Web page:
The biggest, and most obvious reason, for this is that we’re all simply more used to assessing women’s looks. But another reason comes to mind, one involving a man: Several years ago, I was walking with a white man in a predominantly black neighborhood. We passed a black man a bit older than us who turned to my companion and said, “Hey, it’s Ben Affleck!” We didn’t get that he was talking to us and kept walking. He shouted it louder this time: “Hey, Ben Affleck! Check it out! It’s Ben Affleck!” he called out to nobody in particular. Now, my companion looked like Ben Affleck only in the most cursory sense: a lean-jawed white man with dark hair. He didn’t look like Ben Affleck; he looked like a generic white guy who was momentarily in this fellow’s consciousness, a stand-in for every lean-jawed white man with dark hair on the planet. In other words, he was a type.

I don’t actually look much like Drew Barrymore, but I do give off a candid warmth. I’ve heard Jeanne Tripplehorn--rather, “the other chick from Basic Instinct”--twice now from strangers while wearing a red trench coat; it’s not my face, it’s the femme fatale signifier. A cynical, wisecracking, bespectacled friend of mine used to be told she looked like Daria, as in Daria the cartoon character. It’s not about what we actually look like; it’s about what we stand for, what vibe we put out into the world--or rather, what vibe is received from the viewer. There was an edge to the stranger’s voice as he walked alongside us, urging other passersby to come check out “Ben Affleck.” In a country as racially divided as America, it’s not hard to imagine that my companion became, for a moment, the embodiment of the establishment that kept this neighborhood in poverty; by singling out the only white man on the street as being one of the most successful people in Hollywood, a division between the haves and the have-nots was clearly drawn.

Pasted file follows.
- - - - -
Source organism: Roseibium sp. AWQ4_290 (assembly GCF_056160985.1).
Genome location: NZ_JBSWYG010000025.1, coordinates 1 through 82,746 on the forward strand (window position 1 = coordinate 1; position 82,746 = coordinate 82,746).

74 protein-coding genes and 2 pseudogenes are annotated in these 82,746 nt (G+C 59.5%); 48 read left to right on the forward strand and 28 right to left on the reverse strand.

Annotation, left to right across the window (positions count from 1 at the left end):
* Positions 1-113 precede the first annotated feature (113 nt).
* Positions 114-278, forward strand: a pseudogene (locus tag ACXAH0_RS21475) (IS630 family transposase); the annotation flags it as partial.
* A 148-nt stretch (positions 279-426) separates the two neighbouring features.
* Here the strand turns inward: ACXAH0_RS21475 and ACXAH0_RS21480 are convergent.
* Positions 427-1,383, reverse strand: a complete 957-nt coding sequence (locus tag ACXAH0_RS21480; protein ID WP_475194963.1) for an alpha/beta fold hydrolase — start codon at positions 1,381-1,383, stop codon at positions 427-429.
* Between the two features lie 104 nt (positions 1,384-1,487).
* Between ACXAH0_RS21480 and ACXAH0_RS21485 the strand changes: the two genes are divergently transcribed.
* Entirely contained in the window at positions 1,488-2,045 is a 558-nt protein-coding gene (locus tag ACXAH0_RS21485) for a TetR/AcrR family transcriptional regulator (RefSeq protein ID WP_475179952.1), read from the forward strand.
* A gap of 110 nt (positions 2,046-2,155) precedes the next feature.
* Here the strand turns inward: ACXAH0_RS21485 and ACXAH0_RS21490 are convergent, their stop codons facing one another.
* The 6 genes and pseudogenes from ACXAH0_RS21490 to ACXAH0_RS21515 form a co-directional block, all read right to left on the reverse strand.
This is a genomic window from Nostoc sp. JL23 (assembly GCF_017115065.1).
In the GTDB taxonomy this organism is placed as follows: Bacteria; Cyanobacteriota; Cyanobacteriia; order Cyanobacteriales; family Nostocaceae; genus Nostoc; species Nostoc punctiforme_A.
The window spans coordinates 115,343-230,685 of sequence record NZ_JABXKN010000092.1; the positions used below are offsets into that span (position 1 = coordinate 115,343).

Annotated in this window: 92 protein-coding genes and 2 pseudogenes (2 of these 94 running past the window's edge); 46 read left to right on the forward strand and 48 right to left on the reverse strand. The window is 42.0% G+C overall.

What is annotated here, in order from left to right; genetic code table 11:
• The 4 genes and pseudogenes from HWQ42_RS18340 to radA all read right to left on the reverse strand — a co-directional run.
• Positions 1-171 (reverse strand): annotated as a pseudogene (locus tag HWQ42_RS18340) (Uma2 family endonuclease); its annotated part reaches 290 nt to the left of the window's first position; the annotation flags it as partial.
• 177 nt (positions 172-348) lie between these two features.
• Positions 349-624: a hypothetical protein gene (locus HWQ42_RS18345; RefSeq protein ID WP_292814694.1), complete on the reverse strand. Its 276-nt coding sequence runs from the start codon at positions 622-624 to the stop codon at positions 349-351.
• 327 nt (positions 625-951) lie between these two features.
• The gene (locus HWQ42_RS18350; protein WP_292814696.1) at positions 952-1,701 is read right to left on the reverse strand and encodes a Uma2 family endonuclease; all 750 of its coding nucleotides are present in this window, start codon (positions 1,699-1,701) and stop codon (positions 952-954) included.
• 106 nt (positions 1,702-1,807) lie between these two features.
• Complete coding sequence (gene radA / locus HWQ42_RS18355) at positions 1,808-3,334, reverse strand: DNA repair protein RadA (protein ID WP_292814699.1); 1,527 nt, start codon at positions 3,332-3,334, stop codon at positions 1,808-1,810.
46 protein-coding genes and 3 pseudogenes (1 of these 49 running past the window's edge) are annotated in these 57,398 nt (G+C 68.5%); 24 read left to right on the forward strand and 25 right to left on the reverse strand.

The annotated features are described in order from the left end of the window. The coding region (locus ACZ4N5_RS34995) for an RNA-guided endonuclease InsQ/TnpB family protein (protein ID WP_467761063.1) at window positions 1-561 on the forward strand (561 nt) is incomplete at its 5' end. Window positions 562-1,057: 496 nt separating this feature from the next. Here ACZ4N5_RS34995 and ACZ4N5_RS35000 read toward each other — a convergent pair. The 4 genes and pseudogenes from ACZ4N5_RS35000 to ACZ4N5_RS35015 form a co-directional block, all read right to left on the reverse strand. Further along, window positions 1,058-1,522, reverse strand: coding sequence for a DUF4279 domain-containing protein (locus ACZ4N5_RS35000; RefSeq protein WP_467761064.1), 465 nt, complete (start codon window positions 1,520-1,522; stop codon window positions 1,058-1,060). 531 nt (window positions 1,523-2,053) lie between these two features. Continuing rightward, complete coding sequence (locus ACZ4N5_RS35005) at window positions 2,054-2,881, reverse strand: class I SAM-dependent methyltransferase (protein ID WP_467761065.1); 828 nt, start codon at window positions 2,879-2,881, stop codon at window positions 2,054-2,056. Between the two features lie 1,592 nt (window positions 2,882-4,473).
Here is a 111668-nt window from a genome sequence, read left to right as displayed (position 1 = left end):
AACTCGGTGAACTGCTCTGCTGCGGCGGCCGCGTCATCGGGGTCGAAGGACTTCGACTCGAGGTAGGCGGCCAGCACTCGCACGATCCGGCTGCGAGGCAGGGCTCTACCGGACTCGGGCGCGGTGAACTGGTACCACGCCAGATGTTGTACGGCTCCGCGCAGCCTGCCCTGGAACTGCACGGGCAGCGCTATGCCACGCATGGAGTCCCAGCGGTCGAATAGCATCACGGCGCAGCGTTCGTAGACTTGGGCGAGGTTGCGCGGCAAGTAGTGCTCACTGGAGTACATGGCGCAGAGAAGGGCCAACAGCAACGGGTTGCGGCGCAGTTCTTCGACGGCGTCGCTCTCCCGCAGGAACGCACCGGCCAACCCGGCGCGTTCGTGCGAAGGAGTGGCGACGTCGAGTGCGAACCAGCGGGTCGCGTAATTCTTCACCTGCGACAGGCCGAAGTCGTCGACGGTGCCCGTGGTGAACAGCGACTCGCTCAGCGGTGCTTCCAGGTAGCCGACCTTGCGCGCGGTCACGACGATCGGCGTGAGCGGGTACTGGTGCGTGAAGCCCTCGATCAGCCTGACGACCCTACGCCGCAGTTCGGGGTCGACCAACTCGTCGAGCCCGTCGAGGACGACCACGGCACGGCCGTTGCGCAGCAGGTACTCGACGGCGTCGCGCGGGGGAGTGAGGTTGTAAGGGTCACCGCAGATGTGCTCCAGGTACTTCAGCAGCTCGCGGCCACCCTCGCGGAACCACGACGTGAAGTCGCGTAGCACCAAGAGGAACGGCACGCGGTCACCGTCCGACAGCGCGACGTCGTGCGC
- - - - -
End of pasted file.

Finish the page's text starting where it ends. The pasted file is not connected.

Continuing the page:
Of course, since I don’t actually have a striking resemblance to any celebrity in particular*, it’s easier for me to pick up on the meta-message being sent by these comparisons. I wonder what it’s like to actually resemble someone--my best friend from high school actually is a dead ringer for Nicole Kidman, and has been compared to her ever since Days of Thunder, even winning a local lookalike contest as an adult. We’re not in touch anymore, but I wonder: Does she take this in and feel good (“Hey, I’m constantly compared with a woman who’s been on People’s Most Beautiful list eight times!”) or resentful (“Can anyone ever just tell me I look good and be done with it, without this Australian chick coming into the picture?”)? Does it ever backfire--does she wonder on off-days if there’s a constant …except not as pretty lurking in the air, given the much-recorded beauty of her famous counterpart? Or is her self-image intact enough to simply take it for what it is: a statement of fact, a reportage from others—you have red hair, you have fine features, you are tall and slender—and not much else?

*Except for Laura Kightlinger, whose brief reign on taxi-topper ads for The Minor Accomplishments of Jackie Woodman assured that for a period of four months I was told biweekly, by strangers, that I resembled “that comedian who’s on the taxis,” only to have disappeared from the public eye, ending my single bona fide celebrity resemblance.

Thursday, September 2, 2010

Welcome to the Dollhouse: Men and Cosmetics

I don't know what the answer to healing the relationship so many women have with beauty is, but I've long maintained that the answer decidedly is not to invite men into the pool along with us. So I read today's New York Times story about men's cosmetics with interest. What jumped out, though, was this quote from the founder of a men's personal care line: